Home Medizin Impfstoffe sind für schwangere Frauen mit HIV sicher, zeigen jedoch eine verminderte Immunantwort

Impfstoffe sind für schwangere Frauen mit HIV sicher, zeigen jedoch eine verminderte Immunantwort

von NFI Redaktion

In a study recently published in the journal eClinicalMedicine, researchers conducted a meta-analysis on the immunogenicity and safety of vaccines for pregnant women with HIV infections (PWLWH) and compared their immunogenicity with those without HIV infections (PWWH).

Improved access to lifelong combination antiretroviral therapy (cART) has significantly contributed to the global reduction of mother-to-child HIV transmission. HIV-exposed, uninfected (HEU) infants have a higher burden of infectious diseases than HIV-unexposed and uninfected (HUU) infants. Vaccinating PWLWH individuals could potentially decrease the severity of infectious diseases in early infancy. However, previous reports suggest that maternal vaccines administered to PWLWH may be less immunogenic than those administered to PWWH. Most HEU children live in low- and middle-income countries, especially in sub-Saharan Africa (SSA), where the HIV burden is highest. The World Health Organization (WHO) recommends tetanus vaccination during pregnancy, and insights from clinical studies confirm the safety and immunogenicity of other maternal vaccines. However, there is limited data on the safety and immunogenicity in pregnant women.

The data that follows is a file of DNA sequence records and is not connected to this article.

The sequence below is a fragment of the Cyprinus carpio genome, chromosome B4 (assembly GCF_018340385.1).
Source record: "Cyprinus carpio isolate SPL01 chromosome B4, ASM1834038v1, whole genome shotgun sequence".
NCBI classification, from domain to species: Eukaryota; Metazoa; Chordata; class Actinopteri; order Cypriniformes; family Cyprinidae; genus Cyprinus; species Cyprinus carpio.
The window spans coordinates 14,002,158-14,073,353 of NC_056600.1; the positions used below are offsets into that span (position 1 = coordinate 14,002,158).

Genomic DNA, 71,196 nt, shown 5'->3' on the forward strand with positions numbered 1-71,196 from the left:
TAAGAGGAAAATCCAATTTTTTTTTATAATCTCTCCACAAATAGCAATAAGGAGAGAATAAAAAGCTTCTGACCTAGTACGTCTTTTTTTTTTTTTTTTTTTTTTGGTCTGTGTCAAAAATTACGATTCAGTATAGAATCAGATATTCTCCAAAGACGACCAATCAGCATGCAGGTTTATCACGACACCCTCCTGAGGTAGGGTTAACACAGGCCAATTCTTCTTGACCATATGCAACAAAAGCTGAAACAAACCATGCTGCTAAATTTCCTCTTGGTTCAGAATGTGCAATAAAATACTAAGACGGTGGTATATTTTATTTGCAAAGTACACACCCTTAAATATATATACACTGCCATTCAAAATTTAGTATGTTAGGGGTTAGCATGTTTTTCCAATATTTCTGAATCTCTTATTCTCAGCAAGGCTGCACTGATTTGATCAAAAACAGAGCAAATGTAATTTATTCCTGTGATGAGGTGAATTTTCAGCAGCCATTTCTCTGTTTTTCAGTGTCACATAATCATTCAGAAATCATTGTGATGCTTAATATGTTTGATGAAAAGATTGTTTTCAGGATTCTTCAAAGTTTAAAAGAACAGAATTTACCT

Study: The safety and immunogenicity of vaccines administered to pregnant women with HIV: a systematic review and meta-analysis. Image credit: Hit Stop Media / Shutterstock

About the Study

In their meta-analysis, researchers examined the immunogenicity and safety of vaccines for pregnant women with HIV exposure.